Business Interruption Claims Attorney in Nashville
Has the coronavirus crisis interrupted your business operations in Nashville? Did the pandemic force you to close your business or lose significant profits? If so, you may be eligible to recover compensation through a business interruption insurance claim. But if you’ve tried and failed to get coverage through your insurer, a bad faith insurance attorney from the Employment and Consumer Law Group can help.
An insurer that denies or underpays a valid business interruption claim may be violating its obligations to you. COVID-19 has created unprecedented demands on both business owners and insurance companies. Figuring out what you’re owed will require a detailed analysis of your insurance policy. Even if your business interruption claim has already been denied, you may not be out of luck.
Contact us today for a free consultation with an experienced bad faith insurance lawyer in Nashville, TN. You don’t have to worry about the cost of getting legal advice. All initial consultations at the Employment and Consumer Law Group are free.
What Is Business Interruption Insurance?
Business interruption insurance helps business owners manage losses when a covered disaster or qualifying event prevents them from operating. Businesses can typically buy this type of coverage in connection with other policies, such as their commercial package or commercial property insurance.
Although the specific events that trigger insurance coverage vary between policies, business interruption insurance can cover events such as:
- An evacuation and/or roadblock that prevents access to the business
- A government shutdown or similar action by a civil authority
- Physical damage to the business property caused by a flood, fire, or other covered peril or disaster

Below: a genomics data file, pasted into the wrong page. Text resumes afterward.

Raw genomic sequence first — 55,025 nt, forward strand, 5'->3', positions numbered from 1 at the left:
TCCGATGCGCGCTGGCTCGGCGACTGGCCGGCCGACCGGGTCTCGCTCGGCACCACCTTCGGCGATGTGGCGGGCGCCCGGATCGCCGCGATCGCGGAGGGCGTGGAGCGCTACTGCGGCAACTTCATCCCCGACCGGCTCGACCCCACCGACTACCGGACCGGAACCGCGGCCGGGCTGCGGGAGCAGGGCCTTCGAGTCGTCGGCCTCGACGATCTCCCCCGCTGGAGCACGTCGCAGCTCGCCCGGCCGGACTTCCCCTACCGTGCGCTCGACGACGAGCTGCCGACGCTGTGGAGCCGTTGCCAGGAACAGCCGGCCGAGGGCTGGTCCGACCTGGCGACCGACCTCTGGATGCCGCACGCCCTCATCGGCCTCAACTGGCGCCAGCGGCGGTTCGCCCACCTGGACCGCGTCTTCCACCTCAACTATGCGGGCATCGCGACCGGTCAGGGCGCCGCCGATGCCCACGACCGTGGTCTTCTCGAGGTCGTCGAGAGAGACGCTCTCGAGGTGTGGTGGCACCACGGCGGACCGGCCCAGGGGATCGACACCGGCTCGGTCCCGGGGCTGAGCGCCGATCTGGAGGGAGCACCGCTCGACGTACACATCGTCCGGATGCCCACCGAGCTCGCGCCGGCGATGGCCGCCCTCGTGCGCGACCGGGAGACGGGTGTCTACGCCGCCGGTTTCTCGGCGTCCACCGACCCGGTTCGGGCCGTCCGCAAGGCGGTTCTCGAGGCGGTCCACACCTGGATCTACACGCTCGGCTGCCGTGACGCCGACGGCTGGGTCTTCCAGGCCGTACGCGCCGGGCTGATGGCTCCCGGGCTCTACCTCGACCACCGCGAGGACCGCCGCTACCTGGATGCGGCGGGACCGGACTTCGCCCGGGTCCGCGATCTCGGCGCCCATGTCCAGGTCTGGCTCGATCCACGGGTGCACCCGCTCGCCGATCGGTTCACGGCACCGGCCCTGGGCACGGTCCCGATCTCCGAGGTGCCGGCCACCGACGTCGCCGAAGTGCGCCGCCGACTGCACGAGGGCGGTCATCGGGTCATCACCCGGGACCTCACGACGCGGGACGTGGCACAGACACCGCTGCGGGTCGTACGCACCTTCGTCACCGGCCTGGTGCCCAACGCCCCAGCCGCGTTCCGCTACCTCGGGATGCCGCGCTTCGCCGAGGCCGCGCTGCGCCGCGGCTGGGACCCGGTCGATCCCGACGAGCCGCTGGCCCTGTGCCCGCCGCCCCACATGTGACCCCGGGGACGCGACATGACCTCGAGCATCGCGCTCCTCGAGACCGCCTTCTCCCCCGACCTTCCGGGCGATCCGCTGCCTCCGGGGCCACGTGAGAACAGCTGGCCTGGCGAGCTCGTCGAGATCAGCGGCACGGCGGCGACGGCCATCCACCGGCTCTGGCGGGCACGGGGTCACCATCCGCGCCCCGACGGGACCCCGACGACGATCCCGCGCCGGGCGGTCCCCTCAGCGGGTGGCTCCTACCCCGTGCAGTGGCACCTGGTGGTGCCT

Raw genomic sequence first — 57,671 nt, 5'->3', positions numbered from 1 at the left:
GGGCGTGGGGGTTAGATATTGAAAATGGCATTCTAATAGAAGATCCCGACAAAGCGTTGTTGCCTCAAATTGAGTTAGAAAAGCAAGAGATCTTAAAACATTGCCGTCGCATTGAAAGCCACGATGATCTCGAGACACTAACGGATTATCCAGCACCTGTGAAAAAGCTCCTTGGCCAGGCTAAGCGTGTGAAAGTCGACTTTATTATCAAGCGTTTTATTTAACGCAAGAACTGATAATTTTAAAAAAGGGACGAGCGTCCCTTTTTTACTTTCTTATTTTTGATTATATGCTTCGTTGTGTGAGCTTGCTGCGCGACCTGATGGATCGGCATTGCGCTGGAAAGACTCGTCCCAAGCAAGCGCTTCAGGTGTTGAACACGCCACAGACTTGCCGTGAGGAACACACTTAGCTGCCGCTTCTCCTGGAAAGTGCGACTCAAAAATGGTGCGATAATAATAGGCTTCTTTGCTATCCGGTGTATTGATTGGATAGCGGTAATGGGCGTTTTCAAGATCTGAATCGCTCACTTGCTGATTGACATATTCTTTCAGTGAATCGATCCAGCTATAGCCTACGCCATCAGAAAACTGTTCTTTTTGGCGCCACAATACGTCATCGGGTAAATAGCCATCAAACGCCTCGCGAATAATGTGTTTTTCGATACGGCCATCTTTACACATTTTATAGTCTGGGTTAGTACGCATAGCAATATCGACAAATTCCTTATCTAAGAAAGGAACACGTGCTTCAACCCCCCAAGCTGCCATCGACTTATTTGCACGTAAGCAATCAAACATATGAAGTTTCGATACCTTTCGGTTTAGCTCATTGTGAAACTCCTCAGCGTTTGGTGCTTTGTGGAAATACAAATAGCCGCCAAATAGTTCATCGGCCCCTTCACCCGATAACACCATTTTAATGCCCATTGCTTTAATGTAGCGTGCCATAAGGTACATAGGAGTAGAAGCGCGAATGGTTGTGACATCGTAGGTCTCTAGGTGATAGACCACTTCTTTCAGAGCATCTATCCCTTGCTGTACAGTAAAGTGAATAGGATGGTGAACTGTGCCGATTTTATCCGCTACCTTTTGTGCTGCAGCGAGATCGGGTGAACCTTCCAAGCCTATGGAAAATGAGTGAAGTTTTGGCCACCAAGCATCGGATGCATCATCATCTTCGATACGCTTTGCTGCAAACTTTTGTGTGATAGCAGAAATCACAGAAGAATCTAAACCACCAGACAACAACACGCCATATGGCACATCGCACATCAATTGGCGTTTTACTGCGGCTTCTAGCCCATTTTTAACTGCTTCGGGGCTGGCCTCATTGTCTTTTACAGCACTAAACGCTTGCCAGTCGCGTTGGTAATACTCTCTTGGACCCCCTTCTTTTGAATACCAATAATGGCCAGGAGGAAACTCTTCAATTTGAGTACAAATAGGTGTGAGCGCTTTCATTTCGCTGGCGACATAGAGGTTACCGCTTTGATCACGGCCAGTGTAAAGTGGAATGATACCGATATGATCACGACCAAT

- Loss of rental income because of a qualifying event
- Burglary or theft
- A disaster that obstructs entry to or exit from the business
- A qualifying event that cuts off the business’s access to essential services, such as electricity or communications
If you’ve experienced any type of business disruption, it’s best to have a lawyer review your insurance policy. The wording in these policies can vary, so it can be difficult to figure out whether or not you’ve experienced a qualifying event.
What Does Business Interruption Insurance Cover?
What your business interruption insurance covers depends on the specifics of your particular plan. However, the types of expenses that these policies typically help businesses cover include:
- Lost revenue due to the temporary business closure
- Added costs that are necessary to let customers know about changes to business operations due to the event
- Expenses of having to operate somewhere else while the primary business location isn’t available
- Bills that continue despite the business interruption, such as employee wages, rent, and utilities
- Costs to rebuild or restore the business
How Is Business Interruption Insurance Calculated?
Insurers typically look at the amount of money that your business would have normally earned if not for the disruption to your operations. This amount is used to calculate the value of your business interruption compensation.
This valuation is often based on historical records, such as the business’s financial documents from previous years, including past tax returns, profit and loss statements, expenses, or sales projections.
Additionally, the amount of money that a business might receive depends on the level of insurance coverage the business owner purchased and policy conditions, such as the length of the restoration period they paid for.